Na Pua. So too was it reasonable for the trustees to fund the Na Pua contract. Na Pua is an educational center within the University of Hawaii, which the parties agree is “a public educational institution.” The record shows that OHA gave Na Pua § 5(f) money to provide educational services to Hawaiians that would “connect [their] learning and education to [their] Hawaiian identity.” A reasonable trustee could view this contract as serving at least two of the § 5(f) purposes-“support[ing] ․ public schools and other public educational institutions” and “betterment of the conditions of native Hawaiians.” Nothing in § 5(f) suggests that it would be unreasonable to consider Na Pua a “public educational institution” even though it serves only Hawaiian students, and a trustee could reasonably believe that native Hawaiians will benefit from additional funding for education directed to Hawaiian culture and identity. As the district court found,”[n]ative Hawaiians stand to benefit if Hawaiian identity in general is preserved and pride in Hawaiian identity fostered.”

Alu Like. Finally, the OHA trustees had discretion to fund the Alu Like contract. That contract obligates Alu Like to provide “a comprehensive system for beneficiaries [including native Hawaiians and Hawaiians] to receive information, referrals, ․ case management, personal financial management, and emergency fund assistance” consistent with a proposal that Alu Like submitted to OHA. As the district court found, the trustees could have reasonably determined that the conditions of native Hawaiians would benefit from Alu Like's efforts to “help[ ] Hawaiians and native Hawaiians achieve social and economic self-sufficiency.”

In summary, there is no triable issue as to whether the OHA trustees had discretion to use § 5(f) funds for the challenged expenditures. Each was within the trustees' broad discretion to serve the trust purposes. Plaintiffs have failed to establish a violation of any federal statutory right, and the trustees are entitled to summary judgment on all of plaintiffs' § 1983 claims.

C. Qualified Immunity

Because we affirm the district court's grant of summary judgment on the merits, we do not reach its alternative holding that the OHA trustees are “simultaneously and redundantly ․ entitled to qualified immunity.”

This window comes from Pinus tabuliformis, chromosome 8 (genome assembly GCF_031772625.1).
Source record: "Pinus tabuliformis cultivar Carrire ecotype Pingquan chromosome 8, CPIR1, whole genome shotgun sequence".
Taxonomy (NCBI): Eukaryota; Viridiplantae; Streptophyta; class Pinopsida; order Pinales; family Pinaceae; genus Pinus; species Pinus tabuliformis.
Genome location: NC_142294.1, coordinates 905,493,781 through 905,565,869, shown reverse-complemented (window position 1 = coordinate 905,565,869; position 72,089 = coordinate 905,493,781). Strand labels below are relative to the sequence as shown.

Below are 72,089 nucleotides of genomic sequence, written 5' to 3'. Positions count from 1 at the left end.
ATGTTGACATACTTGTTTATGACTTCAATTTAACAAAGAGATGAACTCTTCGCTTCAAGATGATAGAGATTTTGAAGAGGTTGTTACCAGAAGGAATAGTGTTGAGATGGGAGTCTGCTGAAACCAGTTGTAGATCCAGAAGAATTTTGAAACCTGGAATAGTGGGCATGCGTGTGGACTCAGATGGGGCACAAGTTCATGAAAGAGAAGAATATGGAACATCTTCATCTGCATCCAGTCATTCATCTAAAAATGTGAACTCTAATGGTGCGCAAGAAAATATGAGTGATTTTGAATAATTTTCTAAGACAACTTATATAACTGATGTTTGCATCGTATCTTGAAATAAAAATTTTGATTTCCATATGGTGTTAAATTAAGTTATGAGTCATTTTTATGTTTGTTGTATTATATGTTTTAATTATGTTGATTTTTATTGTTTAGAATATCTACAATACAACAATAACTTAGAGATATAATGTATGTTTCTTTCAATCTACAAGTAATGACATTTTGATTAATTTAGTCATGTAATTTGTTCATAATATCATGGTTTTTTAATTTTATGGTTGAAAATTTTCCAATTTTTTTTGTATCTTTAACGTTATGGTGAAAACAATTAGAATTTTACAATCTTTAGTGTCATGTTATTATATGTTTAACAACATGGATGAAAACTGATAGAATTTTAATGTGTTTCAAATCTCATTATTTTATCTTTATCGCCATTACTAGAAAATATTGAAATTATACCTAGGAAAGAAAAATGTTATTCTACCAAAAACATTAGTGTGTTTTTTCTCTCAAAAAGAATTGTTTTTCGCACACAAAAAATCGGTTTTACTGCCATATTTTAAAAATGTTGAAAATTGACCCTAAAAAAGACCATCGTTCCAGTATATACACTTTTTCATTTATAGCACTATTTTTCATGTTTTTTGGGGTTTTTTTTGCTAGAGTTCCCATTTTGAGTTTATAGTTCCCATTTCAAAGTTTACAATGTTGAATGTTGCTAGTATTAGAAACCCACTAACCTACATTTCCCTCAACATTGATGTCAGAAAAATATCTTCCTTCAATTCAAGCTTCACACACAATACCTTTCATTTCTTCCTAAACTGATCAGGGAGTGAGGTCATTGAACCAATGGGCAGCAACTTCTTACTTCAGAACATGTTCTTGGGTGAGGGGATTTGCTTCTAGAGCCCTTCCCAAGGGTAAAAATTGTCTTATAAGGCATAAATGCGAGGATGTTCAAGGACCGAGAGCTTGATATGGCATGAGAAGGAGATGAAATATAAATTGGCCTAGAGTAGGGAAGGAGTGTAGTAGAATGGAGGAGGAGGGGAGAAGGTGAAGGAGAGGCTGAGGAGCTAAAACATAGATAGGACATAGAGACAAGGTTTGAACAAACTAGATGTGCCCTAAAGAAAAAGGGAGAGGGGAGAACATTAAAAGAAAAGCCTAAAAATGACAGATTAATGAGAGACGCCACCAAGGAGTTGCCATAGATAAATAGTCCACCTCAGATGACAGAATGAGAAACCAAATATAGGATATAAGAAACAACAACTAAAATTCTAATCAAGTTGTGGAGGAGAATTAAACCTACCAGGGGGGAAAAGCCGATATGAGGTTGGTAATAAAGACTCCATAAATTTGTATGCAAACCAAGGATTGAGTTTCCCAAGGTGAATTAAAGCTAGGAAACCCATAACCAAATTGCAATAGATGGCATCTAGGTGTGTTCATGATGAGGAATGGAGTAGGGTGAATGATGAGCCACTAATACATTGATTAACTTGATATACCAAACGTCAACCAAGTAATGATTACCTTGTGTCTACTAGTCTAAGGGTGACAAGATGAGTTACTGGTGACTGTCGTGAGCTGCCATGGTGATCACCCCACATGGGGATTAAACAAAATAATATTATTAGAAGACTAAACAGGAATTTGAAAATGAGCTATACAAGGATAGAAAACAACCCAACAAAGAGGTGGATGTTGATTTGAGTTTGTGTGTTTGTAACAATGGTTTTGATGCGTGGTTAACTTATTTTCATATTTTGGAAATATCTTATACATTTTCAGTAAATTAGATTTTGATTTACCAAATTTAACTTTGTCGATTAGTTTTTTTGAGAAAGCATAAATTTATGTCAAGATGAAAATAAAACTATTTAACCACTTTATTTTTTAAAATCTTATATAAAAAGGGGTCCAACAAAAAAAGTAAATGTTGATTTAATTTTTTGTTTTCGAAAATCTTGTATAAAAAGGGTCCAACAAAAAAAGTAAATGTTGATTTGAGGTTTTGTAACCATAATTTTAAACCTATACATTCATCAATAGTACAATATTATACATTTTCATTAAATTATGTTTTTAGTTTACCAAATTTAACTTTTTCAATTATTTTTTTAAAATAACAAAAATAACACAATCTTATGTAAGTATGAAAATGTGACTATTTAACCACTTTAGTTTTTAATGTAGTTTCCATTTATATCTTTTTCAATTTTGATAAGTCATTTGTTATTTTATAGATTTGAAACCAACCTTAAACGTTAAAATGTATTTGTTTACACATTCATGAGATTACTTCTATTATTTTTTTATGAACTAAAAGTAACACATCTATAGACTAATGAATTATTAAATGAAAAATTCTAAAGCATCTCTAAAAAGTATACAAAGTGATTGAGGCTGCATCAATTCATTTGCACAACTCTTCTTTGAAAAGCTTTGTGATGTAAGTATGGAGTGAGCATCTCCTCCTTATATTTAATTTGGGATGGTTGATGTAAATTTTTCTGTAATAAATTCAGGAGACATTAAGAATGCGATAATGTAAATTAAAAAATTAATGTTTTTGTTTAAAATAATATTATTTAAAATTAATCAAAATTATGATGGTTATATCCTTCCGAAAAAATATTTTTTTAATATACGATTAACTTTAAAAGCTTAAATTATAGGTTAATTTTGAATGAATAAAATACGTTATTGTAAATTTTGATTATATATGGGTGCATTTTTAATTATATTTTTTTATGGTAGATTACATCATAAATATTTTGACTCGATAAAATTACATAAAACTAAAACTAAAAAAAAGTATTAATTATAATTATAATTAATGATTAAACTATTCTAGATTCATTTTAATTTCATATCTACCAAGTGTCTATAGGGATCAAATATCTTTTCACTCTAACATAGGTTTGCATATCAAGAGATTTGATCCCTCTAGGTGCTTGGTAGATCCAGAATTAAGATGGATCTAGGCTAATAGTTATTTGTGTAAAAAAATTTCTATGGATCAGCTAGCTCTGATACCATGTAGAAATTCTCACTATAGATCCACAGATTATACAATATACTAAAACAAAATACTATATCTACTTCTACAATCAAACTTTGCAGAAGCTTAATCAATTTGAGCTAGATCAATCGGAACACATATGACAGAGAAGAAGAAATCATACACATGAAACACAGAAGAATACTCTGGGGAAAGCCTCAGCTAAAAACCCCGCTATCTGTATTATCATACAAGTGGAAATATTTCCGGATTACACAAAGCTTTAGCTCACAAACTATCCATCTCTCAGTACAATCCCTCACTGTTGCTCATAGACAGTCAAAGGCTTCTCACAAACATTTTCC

D. Hawaii's Alternative Argument in Support of Summary Judgment

We also do not reach the State of Hawaii's alternative argument in support of summary judgment, except insofar as it raises a jurisdictional issue. To the extent Hawaii contends that plaintiffs lack standing under its theory of the case, we disagree. Hawaii points out that the state spends far more each year on public education-one of the enumerated trust purposes-than it receives from the trust, and argues that this deprives any trust beneficiary of standing to bring a claim for breach of trust for lack of injury. In short, Hawaii contends that no beneficiary of the § 5(f) trust can claim to be injured so long as the federally mandated purposes collectively are receiving more from the state than the § 5(f) trust produces.

This argument fails because, as we have previously held, the § 5(f) obligations bind OHA trustees even after funds have been directed to OHA by the state. See Akaka I, 928 F.2d at 827 (“So long as § 5(f) trust income remained in the hands of the state, as it did when transferred from the § 5(f) corpus to the OHA corpus, the § 5(f) obligations applied.”); cf. Akaka II, 3 F.3d at 1222 (“[T]he issue here is whether the [OHA] trustees breached their fiduciary duties under the Admission Act by expending trust funds for purposes other than those set out in § 5(f).”). How Hawaii spends other, nontrust money on trust purposes is irrelevant. Although § 5(f) gives Hawaii considerable flexibility to choose the manner in which it shall manage the trust, it cannot ignore the fundamental principle of trust law that a trustee's obligations (however broad or narrow they may be) apply with respect to the particular property or money in the corpus. Those obligations generally cannot be discharged through the use of property or money outside the corpus. Cf. Akaka I, 928 F.2d at 826 (“Because the OHA share of ‘public trust’ income at issue in this case derives directly from the § 5(b) lands, § 5(f)'s limitation on uses applies to that income.” (emphasis added)); Restatement (Third) of Trusts § 2 (“Definition of Trust”) (“A trust, as the term is used in this Restatement ․ is a fiduciary relationship with respect to property ․ subjecting the person who holds title to the property to duties to deal with it for the benefit of charity or for one or more persons, at least one of whom is not the sole trustee.” (emphasis added)).